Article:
Wednesday 20 September 2017

Woman accused of murdering husband claimed he had hit her

Tanya Doyle
Tanya Doyle

By Clodagh Sheehy

A woman accused of stabbing her husband in excess of 60 times claimed to a doctor that her husband had hit her but later denied this in a letter to the doctor, a court has heard.

Consultant Forensic Psychiatrist Prof Harry Kennedy of the Central Mental Hospital told the Central Criminal Court that the accused had a pattern of saying she did not remember events which she was later able to confirm.

Tanya Doyle (40) of Pairc Gleann Trasna, Aylesbury, Tallaght has pleaded not (NOT) guilty to murdering Paul Byrne (48) at that address on September 4, 2009.

Ms Byrne admits killing her husband but denies murdering him.

Professor  Kennedy, who was engaged to prepare a report by the Director of Public Prosecutions, said he interviewed Ms Doyle three times in September 2011.

He told the court the accused had been diagnosed with epilepsy at the age of 12, had a history of benzodiazepine dependence and had previous overdose attempts.

During one admission to hospital she had claimed her husband had hit her but subsequently said this was a lie she had told so she could get to stay in the hospital.

The court heard Ms Doyle had used LSD first at the age of 16 and would also use it along with ecstasy.

She said she first used cocaine at the age of 20 and continued to do so after moving out of her home she shared with her husband in 2006.

Ms Doyle said she had bought cocaine from dealers but never got paranoid from the drug.

She said she had taken cocaine and cannabis while she was in Morocco, which she said was very strong and also bought valium in that country.

Ms Doyle also said she had used laxatives and diuretics to lose weight and the court heard she previously had bulimia.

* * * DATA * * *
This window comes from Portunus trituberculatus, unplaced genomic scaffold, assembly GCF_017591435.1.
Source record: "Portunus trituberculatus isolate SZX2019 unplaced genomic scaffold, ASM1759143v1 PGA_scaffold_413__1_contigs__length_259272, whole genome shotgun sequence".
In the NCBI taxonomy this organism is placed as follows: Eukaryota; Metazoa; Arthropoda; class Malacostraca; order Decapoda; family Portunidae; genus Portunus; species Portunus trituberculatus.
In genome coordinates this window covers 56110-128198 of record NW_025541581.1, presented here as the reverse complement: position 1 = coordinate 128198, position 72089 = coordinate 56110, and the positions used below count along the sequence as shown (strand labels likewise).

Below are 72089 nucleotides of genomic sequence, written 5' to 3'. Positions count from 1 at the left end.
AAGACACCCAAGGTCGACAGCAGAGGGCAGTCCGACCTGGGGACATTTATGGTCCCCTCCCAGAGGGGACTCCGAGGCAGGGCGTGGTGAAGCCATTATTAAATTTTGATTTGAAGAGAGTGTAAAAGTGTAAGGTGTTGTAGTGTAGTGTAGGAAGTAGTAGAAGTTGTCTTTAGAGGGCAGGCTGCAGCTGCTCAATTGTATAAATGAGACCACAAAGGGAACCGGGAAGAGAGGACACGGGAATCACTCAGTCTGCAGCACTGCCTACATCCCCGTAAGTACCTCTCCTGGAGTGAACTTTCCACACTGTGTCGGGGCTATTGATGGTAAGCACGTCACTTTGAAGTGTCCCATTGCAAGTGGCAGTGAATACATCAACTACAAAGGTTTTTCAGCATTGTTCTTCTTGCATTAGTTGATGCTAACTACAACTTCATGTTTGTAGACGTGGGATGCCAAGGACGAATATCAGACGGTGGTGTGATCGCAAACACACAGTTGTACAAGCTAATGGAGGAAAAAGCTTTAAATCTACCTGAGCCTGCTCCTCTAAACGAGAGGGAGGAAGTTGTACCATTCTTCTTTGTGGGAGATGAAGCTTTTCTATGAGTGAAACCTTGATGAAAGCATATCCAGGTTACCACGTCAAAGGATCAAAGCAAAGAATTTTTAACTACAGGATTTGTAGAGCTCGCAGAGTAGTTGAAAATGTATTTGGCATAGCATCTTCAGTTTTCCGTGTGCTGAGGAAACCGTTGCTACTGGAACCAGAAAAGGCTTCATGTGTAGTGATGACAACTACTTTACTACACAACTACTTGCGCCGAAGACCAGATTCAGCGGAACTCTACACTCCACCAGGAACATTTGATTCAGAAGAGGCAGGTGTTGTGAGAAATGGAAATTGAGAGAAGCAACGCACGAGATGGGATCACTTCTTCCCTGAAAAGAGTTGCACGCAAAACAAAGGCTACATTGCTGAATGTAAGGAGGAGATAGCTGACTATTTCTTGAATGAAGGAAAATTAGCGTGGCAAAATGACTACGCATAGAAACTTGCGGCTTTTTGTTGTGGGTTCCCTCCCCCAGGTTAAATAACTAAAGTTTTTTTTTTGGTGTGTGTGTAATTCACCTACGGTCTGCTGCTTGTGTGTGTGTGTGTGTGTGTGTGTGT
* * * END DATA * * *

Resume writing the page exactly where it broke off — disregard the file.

Defence Counsel Mr Brendan Grehan SC told the jury at the start of the trial that it was admitted his client alone killed Mr Byrne and the issue in the trial would be Ms Doyle’s mental state at the time she carried out the stabbing.

Deputy State Pathologist Dr Michael Curtis previously gave evidence the cause of death was multiple stab wounds, with in excess of 60 stab wounds, including defensive wounds.

Prof Kennedy outlined to the court a lengthy medical history of Ms Doyle's treatment by psychiatrists and their attempts to reduce her use of medication and alcohol over the decade before her husband died.

She had presented on several occasions as suffering from auditory hallucinations but she appeared to be using that symptom when "trying to get more potent medication".

At one point she was getting prescribed medication from both a GP and a psychiatrist without either doctor being aware of the other's prescription.

The combined amount of valium at between 60-80mgs a day "would be a very high dose above that which is licensed".

He said in a new user of the drug this would render the person "almost comatose" but in Ms Doyle's case she had become tolerant of the drug.

Online Editors

Editor's Choice

Also in Irish News